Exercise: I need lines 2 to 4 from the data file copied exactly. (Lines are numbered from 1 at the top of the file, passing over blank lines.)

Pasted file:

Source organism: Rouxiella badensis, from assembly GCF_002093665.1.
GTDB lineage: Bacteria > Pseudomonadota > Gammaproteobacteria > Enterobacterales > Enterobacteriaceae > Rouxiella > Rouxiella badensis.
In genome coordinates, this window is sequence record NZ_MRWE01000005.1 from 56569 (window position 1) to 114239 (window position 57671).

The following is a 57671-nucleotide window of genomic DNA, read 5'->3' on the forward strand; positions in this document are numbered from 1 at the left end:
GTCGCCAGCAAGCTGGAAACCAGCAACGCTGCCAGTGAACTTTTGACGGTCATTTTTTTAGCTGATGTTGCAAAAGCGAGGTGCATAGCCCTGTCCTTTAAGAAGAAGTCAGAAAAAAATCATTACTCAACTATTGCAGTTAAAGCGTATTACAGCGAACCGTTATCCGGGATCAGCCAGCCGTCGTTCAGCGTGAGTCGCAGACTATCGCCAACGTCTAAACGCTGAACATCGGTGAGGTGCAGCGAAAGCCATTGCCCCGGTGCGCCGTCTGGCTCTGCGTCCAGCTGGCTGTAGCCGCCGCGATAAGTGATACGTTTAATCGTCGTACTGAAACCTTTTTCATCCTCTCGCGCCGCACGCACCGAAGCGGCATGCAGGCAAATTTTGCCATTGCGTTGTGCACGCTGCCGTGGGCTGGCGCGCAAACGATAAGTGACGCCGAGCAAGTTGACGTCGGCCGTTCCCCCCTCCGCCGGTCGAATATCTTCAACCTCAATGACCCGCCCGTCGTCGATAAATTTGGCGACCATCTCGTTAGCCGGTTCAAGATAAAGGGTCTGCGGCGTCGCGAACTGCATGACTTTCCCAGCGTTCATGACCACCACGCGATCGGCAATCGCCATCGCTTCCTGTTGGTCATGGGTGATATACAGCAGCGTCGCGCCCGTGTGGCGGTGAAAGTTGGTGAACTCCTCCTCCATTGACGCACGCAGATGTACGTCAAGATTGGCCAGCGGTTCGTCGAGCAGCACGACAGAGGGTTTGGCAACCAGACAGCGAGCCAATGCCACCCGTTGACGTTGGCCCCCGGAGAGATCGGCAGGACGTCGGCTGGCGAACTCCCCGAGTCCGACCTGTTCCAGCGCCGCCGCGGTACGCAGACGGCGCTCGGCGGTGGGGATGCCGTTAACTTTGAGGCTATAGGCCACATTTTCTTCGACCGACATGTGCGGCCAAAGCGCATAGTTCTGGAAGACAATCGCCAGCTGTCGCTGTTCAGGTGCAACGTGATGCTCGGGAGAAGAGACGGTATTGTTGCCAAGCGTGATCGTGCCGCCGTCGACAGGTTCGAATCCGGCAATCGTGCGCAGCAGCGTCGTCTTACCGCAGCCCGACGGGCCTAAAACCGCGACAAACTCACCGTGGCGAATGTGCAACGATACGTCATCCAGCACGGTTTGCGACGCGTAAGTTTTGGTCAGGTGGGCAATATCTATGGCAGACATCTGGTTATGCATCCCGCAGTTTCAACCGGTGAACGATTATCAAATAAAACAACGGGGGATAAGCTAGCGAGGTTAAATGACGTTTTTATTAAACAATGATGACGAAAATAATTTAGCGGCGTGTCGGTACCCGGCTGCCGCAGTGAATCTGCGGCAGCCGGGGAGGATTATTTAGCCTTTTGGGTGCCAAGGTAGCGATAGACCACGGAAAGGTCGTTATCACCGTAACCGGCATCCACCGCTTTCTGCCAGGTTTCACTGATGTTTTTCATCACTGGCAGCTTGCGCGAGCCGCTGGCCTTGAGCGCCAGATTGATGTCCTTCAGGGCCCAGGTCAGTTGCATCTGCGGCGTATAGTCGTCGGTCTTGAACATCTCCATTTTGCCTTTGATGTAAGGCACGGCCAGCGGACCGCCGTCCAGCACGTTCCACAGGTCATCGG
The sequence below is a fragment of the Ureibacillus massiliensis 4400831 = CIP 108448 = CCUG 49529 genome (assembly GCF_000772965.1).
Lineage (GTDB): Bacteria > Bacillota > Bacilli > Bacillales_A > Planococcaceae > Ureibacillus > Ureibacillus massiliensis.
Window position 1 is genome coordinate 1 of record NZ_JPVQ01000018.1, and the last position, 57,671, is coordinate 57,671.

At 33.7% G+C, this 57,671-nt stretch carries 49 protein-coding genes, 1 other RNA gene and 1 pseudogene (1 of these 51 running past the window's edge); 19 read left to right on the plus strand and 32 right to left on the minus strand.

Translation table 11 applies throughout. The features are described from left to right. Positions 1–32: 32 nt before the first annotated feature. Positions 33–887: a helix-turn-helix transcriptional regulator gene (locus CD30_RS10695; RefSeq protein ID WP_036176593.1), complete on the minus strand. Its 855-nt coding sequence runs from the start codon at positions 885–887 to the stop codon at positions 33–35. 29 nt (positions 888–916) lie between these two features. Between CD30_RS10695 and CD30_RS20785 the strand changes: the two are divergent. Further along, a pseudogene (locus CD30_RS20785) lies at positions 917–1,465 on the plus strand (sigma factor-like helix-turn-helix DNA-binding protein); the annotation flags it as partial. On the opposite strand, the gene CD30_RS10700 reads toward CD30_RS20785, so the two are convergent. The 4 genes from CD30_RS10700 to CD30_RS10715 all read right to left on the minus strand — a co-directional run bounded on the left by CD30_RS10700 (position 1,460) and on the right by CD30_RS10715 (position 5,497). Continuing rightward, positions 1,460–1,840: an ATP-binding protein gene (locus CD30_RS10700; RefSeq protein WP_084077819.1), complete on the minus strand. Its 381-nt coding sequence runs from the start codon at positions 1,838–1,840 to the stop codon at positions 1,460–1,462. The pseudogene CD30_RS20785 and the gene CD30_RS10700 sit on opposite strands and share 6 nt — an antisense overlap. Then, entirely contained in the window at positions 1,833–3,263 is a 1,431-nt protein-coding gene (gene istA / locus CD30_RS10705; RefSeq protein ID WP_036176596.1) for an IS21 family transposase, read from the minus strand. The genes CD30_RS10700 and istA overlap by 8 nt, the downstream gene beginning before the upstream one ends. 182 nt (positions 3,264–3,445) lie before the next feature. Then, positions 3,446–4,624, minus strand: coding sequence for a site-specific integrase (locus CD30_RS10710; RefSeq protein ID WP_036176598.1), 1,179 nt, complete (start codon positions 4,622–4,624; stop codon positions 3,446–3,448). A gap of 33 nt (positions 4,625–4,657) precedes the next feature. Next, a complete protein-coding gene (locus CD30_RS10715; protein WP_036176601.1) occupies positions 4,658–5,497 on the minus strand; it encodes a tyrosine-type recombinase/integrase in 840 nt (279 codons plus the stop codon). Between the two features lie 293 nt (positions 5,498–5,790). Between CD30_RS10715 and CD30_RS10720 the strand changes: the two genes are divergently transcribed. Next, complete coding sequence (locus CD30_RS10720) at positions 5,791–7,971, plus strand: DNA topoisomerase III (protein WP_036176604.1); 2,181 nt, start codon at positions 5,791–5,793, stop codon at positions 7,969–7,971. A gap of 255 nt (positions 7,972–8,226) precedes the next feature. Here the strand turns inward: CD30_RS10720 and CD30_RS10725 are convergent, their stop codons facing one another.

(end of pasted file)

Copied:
GTDB lineage: Bacteria > Pseudomonadota > Gammaproteobacteria > Enterobacterales > Enterobacteriaceae > Rouxiella > Rouxiella badensis.
In genome coordinates, this window is sequence record NZ_MRWE01000005.1 from 56569 (window position 1) to 114239 (window position 57671).

The following is a 57671-nucleotide window of genomic DNA, read 5'->3' on the forward strand; positions in this document are numbered from 1 at the left end: